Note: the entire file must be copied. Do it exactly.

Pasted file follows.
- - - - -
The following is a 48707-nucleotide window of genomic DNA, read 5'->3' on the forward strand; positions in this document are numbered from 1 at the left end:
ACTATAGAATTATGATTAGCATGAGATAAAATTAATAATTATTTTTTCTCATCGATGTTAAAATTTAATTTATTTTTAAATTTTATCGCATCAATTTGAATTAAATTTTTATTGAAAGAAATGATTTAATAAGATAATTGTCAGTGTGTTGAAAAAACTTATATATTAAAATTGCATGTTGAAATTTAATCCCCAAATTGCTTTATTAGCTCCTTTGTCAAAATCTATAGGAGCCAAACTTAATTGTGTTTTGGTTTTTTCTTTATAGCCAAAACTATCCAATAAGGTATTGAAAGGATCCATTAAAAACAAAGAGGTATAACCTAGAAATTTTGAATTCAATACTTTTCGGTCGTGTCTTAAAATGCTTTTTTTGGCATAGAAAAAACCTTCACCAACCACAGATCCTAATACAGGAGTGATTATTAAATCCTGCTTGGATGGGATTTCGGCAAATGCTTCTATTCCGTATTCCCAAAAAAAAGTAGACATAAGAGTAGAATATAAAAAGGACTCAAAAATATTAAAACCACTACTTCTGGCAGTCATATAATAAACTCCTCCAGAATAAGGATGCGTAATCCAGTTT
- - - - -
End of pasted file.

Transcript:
The following is a 48707-nucleotide window of genomic DNA, read 5'->3' on the forward strand; positions in this document are numbered from 1 at the left end:
ACTATAGAATTATGATTAGCATGAGATAAAATTAATAATTATTTTTTCTCATCGATGTTAAAATTTAATTTATTTTTAAATTTTATCGCATCAATTTGAATTAAATTTTTATTGAAAGAAATGATTTAATAAGATAATTGTCAGTGTGTTGAAAAAACTTATATATTAAAATTGCATGTTGAAATTTAATCCCCAAATTGCTTTATTAGCTCCTTTGTCAAAATCTATAGGAGCCAAACTTAATTGTGTTTTGGTTTTTTCTTTATAGCCAAAACTATCCAATAAGGTATTGAAAGGATCCATTAAAAACAAAGAGGTATAACCTAGAAATTTTGAATTCAATACTTTTCGGTCGTGTCTTAAAATGCTTTTTTTGGCATAGAAAAAACCTTCACCAACCACAGATCCTAATACAGGAGTGATTATTAAATCCTGCTTGGATGGGATTTCGGCAAATGCTTCTATTCCGTATTCCCAAAAAAAAGTAGACATAAGAGTAGAATATAAAAAGGACTCAAAAATATTAAAACCACTACTTCTGGCAGTCATATAATAAACTCCTCCAGAATAAGGATGCGTAATCCAGTTT